The Bribery Act 2010, which came into force on 1st July 2011, heralded a significant change to UK bribery law. Despite this, many local businesses remain unaware of the implications of the legislation, or even its existence.
The Act is aimed at preventing business profiting from bribery or ‘backhanders’. It is of particular importance to businesses, since a commercial organisation may now be criminally liable for failing to prevent bribery which is committed on its behalf.
Under the Act, it remains an offence to offer, promise or give a bribe, or to request, agree to receive or accept a bribe. The offences at sections 1 and 2 are punishable by up to 10 years in prison.
Two further offences in the Act are specifically aimed at preventing commercial bribery. Section 6 creates a discreet offence of bribing a foreign public official, designed to prevent the influence of decision-making in publicly funded business opportunities.
Under section 7, a firm may now be guilty of an offence, punishable by an unlimited fine, if it fails to prevent bribery committed on its behalf. The person giving the bribe does not have to be an employee. The scope extends to anyone capable of committing bribery on the firm’s behalf, including agents and contractors, but it must intend to secure an advantage for the organisation.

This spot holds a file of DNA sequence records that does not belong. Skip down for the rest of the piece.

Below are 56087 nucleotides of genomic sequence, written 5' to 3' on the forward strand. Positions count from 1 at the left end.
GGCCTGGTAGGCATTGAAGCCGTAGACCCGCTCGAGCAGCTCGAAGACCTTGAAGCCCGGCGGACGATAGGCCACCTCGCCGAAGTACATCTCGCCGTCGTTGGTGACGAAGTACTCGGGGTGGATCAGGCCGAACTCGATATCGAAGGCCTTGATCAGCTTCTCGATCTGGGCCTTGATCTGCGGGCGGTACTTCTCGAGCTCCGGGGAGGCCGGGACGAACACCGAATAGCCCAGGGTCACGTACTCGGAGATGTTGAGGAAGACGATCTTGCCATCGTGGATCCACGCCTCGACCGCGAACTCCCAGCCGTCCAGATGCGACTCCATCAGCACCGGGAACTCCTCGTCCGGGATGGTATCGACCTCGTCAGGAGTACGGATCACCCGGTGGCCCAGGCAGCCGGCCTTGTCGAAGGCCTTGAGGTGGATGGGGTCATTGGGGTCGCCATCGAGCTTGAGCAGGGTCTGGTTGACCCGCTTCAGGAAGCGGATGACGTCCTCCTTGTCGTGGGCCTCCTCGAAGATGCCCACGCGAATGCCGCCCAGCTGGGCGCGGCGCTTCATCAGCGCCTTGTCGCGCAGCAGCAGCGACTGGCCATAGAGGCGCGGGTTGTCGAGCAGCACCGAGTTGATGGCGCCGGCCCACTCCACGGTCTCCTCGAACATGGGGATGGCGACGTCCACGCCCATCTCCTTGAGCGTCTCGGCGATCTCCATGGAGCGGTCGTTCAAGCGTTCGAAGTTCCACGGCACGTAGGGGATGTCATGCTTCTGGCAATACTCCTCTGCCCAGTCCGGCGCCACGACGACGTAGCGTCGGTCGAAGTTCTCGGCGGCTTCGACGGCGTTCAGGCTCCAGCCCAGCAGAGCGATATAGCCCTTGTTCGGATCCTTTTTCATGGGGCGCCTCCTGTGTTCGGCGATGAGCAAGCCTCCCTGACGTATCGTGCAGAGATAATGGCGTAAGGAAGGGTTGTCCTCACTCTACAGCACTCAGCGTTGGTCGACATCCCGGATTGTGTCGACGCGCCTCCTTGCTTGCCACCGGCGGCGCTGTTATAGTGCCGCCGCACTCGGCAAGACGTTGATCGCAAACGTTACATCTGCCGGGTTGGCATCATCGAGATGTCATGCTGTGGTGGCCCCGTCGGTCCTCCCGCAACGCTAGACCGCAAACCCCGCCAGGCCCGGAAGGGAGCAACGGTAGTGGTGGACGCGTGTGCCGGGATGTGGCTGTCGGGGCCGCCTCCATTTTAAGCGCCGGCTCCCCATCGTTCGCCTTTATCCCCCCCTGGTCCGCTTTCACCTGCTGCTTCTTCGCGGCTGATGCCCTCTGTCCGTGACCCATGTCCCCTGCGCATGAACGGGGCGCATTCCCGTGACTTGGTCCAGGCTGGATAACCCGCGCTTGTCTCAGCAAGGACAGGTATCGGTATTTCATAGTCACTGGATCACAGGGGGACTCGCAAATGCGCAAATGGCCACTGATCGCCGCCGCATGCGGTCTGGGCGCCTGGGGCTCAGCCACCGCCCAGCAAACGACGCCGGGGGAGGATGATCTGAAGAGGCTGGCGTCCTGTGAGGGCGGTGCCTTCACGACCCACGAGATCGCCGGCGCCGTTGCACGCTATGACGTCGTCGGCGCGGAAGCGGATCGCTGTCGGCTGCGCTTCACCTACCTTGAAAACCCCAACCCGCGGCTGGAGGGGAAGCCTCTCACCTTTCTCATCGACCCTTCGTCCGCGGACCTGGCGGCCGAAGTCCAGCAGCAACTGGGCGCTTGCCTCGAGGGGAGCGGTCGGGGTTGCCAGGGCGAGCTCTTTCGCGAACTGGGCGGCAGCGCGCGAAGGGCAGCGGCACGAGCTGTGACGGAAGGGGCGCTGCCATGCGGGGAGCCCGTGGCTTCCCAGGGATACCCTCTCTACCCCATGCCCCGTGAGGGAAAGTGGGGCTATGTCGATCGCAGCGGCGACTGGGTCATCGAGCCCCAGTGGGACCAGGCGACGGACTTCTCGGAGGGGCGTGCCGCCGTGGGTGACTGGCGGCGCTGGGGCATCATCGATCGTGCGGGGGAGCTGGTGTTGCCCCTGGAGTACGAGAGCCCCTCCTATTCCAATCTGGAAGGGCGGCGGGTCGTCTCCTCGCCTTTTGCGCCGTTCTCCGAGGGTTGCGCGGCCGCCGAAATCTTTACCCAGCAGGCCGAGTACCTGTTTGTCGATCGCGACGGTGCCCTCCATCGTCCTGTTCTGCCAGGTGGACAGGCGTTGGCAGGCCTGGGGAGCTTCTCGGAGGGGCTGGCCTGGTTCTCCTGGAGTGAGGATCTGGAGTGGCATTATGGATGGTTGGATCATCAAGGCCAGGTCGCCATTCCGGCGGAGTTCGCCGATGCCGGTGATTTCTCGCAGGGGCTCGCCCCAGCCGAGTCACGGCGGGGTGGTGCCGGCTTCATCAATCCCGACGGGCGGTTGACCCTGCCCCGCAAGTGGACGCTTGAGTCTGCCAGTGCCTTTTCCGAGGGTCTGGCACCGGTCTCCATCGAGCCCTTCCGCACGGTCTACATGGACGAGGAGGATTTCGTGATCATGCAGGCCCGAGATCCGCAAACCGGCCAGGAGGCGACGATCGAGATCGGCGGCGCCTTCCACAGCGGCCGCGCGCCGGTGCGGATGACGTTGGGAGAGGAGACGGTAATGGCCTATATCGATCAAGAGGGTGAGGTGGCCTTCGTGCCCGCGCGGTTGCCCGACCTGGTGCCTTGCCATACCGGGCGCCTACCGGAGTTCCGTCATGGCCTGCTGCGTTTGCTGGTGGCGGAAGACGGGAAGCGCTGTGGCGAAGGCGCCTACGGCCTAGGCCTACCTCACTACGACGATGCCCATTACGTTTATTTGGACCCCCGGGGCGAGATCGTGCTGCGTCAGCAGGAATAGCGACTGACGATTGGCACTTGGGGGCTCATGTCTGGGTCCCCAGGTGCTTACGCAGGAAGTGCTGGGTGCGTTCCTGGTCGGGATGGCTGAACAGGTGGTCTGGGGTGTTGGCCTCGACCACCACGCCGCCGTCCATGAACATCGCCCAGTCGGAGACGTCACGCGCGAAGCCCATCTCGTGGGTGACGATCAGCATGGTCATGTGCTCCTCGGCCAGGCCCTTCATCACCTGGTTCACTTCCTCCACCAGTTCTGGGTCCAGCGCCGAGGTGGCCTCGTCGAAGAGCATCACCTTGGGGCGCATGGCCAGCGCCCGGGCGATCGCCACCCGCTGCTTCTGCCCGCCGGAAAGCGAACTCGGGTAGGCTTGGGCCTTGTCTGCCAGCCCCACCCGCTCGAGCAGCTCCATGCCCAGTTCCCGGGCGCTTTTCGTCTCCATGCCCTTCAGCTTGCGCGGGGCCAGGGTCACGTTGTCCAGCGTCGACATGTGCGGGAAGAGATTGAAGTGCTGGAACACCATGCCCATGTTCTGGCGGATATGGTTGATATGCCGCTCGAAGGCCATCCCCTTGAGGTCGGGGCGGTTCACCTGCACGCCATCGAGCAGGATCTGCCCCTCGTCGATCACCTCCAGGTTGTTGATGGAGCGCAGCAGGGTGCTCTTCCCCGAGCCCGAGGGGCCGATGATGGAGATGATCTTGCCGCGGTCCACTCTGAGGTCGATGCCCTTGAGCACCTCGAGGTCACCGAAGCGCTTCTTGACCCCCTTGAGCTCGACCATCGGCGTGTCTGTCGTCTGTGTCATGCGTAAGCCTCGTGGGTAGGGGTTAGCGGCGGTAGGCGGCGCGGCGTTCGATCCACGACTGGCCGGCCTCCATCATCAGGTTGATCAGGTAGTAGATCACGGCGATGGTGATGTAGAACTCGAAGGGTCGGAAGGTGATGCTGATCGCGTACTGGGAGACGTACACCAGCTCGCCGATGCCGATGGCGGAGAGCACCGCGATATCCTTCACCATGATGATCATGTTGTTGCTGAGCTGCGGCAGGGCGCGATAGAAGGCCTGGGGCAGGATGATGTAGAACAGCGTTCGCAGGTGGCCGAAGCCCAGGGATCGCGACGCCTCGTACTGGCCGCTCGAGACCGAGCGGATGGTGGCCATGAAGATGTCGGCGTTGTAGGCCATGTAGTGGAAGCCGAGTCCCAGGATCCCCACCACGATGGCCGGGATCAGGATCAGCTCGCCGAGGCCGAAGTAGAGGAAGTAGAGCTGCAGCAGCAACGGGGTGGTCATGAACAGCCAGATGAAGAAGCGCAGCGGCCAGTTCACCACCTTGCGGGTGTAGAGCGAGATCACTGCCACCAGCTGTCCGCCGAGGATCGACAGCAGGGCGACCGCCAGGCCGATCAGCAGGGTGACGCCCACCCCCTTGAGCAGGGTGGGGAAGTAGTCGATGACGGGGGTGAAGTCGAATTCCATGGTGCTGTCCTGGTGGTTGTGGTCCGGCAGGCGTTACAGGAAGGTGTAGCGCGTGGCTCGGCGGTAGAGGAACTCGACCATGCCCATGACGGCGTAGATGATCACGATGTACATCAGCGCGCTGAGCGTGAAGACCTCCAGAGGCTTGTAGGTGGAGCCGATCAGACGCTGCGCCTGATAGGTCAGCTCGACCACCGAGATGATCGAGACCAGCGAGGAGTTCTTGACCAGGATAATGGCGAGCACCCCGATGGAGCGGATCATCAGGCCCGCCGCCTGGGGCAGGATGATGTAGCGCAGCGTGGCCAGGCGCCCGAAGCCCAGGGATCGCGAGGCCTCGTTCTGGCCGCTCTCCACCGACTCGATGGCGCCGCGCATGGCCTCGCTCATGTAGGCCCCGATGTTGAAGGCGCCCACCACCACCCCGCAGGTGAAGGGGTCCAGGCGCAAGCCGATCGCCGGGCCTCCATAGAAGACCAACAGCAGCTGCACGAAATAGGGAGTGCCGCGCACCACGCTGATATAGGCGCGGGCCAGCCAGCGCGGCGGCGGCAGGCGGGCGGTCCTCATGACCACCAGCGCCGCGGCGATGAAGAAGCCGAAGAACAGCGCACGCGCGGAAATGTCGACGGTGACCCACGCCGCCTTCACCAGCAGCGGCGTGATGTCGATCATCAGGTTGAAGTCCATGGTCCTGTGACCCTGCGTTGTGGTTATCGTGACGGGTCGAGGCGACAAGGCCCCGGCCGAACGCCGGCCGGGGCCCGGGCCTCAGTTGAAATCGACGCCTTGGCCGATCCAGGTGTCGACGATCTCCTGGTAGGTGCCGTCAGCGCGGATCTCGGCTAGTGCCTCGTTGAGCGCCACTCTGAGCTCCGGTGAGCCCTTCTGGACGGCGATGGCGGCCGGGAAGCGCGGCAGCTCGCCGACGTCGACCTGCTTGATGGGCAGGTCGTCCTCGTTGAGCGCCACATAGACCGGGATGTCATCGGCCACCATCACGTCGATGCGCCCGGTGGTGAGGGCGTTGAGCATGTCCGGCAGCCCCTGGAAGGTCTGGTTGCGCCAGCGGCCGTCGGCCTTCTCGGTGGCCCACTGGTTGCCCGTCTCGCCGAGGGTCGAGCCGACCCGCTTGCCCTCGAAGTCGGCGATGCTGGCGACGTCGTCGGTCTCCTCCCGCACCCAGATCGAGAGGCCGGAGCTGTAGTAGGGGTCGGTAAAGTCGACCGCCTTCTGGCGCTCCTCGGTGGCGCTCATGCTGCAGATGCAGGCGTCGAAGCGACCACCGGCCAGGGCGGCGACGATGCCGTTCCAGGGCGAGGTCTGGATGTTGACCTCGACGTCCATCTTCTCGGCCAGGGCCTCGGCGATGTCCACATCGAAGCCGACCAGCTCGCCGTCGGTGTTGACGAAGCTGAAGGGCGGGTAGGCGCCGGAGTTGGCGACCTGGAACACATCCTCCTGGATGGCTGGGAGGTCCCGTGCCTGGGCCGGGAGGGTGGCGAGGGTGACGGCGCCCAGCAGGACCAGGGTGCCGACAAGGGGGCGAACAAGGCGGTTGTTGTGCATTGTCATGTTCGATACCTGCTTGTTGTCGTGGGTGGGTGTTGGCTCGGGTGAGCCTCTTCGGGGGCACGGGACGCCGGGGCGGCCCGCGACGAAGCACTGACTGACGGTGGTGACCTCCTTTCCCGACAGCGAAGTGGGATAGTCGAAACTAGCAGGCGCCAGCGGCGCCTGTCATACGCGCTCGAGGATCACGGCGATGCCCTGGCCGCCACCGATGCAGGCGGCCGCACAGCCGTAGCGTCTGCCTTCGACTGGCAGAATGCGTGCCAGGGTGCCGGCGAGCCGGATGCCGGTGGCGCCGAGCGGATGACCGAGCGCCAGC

Organisations with overseas and public contracts should take extra care, particularly in countries where bribery or corruption is commonplace. There is no requirement that the person committing bribery on the firm’s behalf has a connection with the UK and local custom will be largely ignored.
The new offence does not affect the principle that an organisation may be directly liable for an offence under section 1 or 2 where bribery was committed by someone who was the ‘directing mind’ of the organisation, such as a partner or director.
Under section 14, ‘senior officers’ in an organisation (partners, directors etc.) may find themselves with a criminal record if they are complicit in an offence committed by the firm.
The government recognises that hospitality and promotional expenditure is an important part of business. The Act is not intended to prevent firms getting to know their clients by, for instance, taking them to dinner or sporting events. Thus, reasonable, proportionate hospitality will be largely unaffected.
The legislation is not aimed at penalising generally well-run firms for isolated incidents. So, a full defence is available where an organisation can show that it had adequate procedures in place. For instance, a firm might consider the following:
- Conducting a bribery risk assessment;
- Issuing a policy statement committing it to reasonable, transparent hospitality;
- Staff training, including guidance on hospitality and promotional expenditure;
- Monitoring and reviewing its procedures and contracts of employment
The law does not require unduly expensive or onerous procedures for legitimate businesses. However, firms should educate staff and adopt measures proportionate to the risks they face.
Reasonable, proportionate hospitality will continue, but recipients should not be given the impression that they are obliged to provide work in return.